Memory Cupboards

I have become immune to fears,
Self-isolated well for sixteen years,
They parade unpaved disparities;
Penthouse peer, wealthy elite,
At different ends of a London street
As those avoided by Charities.

Having heard men demoted
And with vanity bloated
Rose pomades for their ego-whores;
The trumpet and flag as bad as the gun,
Why does it surprise most everyone,
When they evince long since I closed my doors.

They stole the ways which I adored,
Replaced with substance I abhorred,
And shaped a brand new Anschluss.
Trace it back to where it began,
Roman praetors had a plan
Overthrowing Tarquinius Superbus;

We are living still within their laws
From Linnaeus through to Aristotlean cause,
From scientists rife to churchgoers;
So I bought anteaters for my thinking-lawn
Long before ideas were born
Of secateurs and mowers;

Painted a cross on my front and back doors,
Filled memory-cupboards, finished my chores,
Pulled down the eyelids of my sea-shutter.
Divulged to my love a secret knock,
Watered the plants and changed the lock,
Set sail on a harbour-dream cutter.




If this is to be the last poem written,
Then this is not a poem,
It is a manifesto for living.
Help your children see the detail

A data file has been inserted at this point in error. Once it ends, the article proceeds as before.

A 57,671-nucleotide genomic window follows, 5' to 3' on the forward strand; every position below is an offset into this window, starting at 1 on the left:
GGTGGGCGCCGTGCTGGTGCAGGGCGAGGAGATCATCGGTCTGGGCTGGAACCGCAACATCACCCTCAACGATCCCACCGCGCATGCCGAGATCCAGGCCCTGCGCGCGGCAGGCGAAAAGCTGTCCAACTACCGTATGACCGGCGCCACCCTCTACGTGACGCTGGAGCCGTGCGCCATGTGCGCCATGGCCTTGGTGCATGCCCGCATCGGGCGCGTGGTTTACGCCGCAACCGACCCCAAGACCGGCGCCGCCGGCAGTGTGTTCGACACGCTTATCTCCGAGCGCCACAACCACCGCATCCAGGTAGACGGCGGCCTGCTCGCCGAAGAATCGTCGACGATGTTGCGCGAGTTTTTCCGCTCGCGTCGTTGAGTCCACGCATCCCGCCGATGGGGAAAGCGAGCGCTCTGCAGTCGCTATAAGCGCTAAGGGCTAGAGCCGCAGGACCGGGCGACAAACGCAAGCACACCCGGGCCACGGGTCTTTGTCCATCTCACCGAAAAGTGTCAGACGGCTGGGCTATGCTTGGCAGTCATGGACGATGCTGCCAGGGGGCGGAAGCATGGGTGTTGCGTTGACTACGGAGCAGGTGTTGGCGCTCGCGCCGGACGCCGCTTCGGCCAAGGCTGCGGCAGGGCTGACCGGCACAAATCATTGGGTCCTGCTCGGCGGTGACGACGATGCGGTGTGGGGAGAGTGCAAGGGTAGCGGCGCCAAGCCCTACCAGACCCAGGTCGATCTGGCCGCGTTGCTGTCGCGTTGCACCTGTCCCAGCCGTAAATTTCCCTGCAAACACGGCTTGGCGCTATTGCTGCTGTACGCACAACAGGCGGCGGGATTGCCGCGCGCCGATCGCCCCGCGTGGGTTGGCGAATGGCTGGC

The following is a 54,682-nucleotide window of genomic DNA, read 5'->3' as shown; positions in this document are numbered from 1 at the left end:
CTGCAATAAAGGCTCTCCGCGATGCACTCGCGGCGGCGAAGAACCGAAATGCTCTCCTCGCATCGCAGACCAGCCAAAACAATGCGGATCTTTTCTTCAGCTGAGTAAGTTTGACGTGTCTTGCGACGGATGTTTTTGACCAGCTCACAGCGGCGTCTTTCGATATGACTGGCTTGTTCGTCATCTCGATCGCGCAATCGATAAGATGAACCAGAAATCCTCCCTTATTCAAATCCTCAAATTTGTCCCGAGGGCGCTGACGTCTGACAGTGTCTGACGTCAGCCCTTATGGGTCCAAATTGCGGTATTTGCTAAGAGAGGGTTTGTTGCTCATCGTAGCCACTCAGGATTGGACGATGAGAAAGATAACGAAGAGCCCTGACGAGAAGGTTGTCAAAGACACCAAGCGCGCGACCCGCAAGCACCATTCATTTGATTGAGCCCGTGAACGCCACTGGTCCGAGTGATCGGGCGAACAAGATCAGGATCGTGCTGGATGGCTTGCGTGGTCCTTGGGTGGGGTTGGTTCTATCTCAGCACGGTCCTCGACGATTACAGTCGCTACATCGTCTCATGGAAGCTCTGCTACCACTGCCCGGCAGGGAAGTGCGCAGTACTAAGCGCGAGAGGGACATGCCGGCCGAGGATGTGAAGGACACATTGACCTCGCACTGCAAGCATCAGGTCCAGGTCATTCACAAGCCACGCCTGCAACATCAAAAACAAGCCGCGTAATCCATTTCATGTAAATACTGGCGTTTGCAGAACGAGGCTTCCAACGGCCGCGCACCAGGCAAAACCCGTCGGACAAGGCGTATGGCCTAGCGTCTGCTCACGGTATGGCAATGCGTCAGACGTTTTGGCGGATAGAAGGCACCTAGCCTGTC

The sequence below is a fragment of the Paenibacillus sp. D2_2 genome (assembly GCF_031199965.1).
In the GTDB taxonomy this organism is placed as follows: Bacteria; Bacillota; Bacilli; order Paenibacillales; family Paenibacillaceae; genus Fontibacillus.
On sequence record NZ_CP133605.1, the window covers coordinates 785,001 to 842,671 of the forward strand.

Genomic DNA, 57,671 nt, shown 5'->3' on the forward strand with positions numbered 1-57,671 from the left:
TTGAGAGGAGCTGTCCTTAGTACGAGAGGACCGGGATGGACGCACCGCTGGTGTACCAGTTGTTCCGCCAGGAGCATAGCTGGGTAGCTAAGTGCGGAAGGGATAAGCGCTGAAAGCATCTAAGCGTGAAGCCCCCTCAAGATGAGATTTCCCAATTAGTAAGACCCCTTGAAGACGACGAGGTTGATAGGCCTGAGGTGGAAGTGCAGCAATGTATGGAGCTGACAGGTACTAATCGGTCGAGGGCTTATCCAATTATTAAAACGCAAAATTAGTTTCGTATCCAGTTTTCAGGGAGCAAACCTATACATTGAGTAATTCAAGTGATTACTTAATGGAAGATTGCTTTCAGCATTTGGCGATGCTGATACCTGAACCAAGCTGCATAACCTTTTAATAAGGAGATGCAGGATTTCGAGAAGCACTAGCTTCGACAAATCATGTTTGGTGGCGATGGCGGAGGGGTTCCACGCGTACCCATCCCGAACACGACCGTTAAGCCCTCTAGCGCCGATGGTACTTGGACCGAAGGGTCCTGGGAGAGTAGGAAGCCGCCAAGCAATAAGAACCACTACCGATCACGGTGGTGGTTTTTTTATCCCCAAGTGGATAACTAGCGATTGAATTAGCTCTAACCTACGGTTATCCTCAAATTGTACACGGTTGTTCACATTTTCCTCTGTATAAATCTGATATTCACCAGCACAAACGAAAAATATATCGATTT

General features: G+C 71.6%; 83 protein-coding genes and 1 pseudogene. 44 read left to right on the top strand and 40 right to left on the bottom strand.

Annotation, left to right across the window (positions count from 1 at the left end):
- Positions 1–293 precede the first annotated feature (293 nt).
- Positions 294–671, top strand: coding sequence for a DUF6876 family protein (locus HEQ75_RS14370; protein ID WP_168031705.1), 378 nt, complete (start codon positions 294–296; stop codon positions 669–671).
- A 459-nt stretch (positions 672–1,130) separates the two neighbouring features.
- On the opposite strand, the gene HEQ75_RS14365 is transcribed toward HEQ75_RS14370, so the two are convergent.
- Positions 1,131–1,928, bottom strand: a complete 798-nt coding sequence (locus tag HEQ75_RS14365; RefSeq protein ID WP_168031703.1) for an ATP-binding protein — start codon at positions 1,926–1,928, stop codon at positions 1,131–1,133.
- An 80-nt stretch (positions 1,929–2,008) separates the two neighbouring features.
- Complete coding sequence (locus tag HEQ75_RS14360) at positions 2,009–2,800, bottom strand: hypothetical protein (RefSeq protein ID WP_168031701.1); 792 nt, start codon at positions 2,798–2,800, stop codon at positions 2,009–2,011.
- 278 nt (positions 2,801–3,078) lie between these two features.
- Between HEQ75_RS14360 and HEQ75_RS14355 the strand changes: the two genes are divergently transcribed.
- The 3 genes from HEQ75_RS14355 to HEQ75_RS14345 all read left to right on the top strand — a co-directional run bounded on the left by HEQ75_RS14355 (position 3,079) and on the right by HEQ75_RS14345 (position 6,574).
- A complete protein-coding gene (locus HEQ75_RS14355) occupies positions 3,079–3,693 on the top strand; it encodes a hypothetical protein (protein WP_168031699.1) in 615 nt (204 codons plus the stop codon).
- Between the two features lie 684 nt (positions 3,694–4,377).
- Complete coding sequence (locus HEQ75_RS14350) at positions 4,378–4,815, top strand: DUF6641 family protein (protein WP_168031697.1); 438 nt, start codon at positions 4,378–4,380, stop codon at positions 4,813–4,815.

Barricading good from evil,

Prevent from the age of seven
The colicky fissure which cracked through us.
Do not remove yourself
From a race to the snowbound summit,
Simply for the winners’ flags

Are fixed in red and yellow.
Sometimes people are stronger
From surviving conflict and wars,
But yours left you feeling weaker,
And sapped your resolve for the cause.

You foresaw the denuding of Greenland,
Three or so decades ago, and knew
Whose bellies kept Blame well-warmed,
You heard the Arctic splintering shores
Long before green-washing formed.

You could see a disease in the tallow
Contemporary tenants were chasing,
You felt in your heart the direction of travel
And disowned a journey debasing
Love and landscapes once hallow.

Pathologists have patrons who barter;
They open us up and in shorthand notate
The contents of stomach, the slender wrists;
I told you my house is not on the market,
Nor its contents of Soul and State.

I would want you to know, last reader,
That you had such company you could not see,
Lumbering ghosts through the mud
In our bodies, breathing our blood;
I could not remove the memories

Of the bite in my thigh
Where mine would have me be late;
There will be no insects with wings remaining.
When they win, all Karma will be eradicated.
The rest since then is Fate.